The Roundup: Summer 2014 Volume 10


In this week’s installment…

Our shows hold steady as the end of the season rapidly approaches. The comedies stay funny and sweet and Aqua still hates Aldnoah.Zero, so business as usual.

The Roundup is a weekly guide to all the “other” shows we’re watching this season. Check out our full, weekly coverage of:

Blue Spring Ride – Hunter x Hunter – Jojo’s Bizarre Adventure: Stardust Crusaders – Monthly Girls’ Nozaki-kun – Sailor Moon Crystal – Space Dandy – Sword Art Online II – Terror in Resonance – Hanamonogatari


Episode 11

Thursdays 11:00 am EST on Crunchyroll

Watching: Lifesong, Marlin

Marlin: It’s still really silly that we haven’t been told why Kakeru has schizophrenia. If they hadn’t been dressing up all of these developments in a sense of mysticism you’d think that the two of them are just legitimately crazy. I did like the idea of this cute little get together to let the families meet. It seems strange that Kakeru would want to leave considering the romance he has with Touka has never even hinted to turn out like his old friendships did. I find it funny that even after planning the whole thing, they still decide to blow their families off and go to that grove again. This show is pretty silly about a lot of things, but at least it seems to be working up to a solid finale.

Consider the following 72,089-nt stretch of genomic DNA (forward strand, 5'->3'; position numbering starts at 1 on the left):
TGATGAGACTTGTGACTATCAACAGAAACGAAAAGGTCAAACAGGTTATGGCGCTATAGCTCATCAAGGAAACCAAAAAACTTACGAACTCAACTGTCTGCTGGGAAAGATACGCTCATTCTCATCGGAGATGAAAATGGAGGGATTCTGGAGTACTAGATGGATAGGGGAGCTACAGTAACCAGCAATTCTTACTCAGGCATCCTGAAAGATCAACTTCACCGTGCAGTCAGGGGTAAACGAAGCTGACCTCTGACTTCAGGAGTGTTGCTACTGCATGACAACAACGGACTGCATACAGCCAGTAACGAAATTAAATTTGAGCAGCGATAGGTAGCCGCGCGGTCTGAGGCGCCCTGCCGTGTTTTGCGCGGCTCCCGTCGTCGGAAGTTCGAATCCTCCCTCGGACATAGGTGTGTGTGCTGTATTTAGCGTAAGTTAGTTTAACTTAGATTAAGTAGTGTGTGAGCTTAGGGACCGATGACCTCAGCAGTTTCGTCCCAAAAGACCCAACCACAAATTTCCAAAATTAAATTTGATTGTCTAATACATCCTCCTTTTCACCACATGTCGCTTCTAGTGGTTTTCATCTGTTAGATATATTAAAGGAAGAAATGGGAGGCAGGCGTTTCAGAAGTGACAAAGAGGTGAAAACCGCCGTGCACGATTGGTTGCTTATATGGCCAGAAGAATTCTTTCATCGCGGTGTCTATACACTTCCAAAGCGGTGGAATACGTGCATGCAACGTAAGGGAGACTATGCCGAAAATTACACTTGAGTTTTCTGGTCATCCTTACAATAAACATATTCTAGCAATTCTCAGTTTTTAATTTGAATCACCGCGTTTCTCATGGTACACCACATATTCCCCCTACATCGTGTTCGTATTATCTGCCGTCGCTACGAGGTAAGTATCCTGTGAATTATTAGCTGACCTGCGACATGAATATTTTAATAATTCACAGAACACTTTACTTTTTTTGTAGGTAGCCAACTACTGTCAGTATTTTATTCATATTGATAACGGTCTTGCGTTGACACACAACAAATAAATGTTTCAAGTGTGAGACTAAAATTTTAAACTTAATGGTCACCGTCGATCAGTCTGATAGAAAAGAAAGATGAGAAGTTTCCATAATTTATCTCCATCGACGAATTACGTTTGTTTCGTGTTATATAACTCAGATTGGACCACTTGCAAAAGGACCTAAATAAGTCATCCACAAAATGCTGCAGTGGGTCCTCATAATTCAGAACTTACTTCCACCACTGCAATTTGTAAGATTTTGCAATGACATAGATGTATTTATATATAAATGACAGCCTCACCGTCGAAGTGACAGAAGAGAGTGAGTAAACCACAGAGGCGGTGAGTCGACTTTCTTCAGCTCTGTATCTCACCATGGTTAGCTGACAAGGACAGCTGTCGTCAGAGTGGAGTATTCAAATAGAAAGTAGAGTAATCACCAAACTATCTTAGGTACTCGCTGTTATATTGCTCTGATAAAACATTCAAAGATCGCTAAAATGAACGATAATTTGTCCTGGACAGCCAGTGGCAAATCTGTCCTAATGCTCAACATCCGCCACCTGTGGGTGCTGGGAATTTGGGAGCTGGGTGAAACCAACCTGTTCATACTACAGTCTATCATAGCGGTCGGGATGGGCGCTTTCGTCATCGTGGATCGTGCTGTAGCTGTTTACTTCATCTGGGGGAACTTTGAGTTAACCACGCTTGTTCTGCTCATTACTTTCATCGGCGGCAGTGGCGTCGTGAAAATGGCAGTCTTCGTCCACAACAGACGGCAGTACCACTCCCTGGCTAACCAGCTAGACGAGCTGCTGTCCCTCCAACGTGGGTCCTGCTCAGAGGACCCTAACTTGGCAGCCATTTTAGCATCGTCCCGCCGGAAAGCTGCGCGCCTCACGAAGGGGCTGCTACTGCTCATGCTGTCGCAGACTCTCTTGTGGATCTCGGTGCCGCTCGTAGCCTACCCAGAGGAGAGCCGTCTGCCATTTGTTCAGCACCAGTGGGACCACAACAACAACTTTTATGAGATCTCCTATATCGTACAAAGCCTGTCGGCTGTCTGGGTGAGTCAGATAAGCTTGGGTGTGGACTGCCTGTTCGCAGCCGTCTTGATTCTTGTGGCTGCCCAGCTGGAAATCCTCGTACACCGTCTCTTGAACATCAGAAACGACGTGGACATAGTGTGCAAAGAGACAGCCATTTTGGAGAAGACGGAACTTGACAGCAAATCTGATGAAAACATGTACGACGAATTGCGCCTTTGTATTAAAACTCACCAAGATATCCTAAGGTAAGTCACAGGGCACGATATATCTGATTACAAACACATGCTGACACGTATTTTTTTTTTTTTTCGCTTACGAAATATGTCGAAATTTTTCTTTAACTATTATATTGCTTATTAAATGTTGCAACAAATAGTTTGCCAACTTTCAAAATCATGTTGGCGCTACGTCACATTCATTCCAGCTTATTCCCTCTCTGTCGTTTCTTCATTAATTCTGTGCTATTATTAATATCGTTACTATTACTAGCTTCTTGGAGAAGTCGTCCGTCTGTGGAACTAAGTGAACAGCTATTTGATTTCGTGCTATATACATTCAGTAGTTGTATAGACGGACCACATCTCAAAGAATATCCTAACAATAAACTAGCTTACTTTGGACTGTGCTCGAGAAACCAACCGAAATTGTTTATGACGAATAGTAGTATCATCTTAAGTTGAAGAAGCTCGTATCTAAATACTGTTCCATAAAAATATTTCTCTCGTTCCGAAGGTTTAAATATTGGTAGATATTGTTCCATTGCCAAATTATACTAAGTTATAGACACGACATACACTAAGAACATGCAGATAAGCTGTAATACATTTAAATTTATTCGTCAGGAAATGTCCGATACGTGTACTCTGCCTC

Episode 11

Thursdays 3:00 pm EST on Crunchyroll

Watching: Jel, Lifesong, MarlinTimmy

Marlin: The show went a bit differently than I was expecting. Instead of the big name Locodols lording their fame over the humble Nagarekawa Girls, they find themselves envying them since they still get to have a connection with the people of their town. The show has always kept its saccharine tinge, but no greater than it did here, where it’s shown how most Locodols are merely vehicles to sell products for big talent agencies, not even meant to bring revenue in to their hometown. I can only imagine someone is gonna mess up in the final episode, but it seems like this one goes to the crux of the show’s message, that being a part of your town is more rewarding than being famous, because you get to feel involved and appreciated.

Locodol – Nothing less conspicuous than a hat with cat ears


Episode 11

Saturdays 1:00 pm EST on Crunchyroll

Watching: AquagazeDragonzigg, EuricaeriS, Gee,  Iro, Marlin, Lifesong, Timmy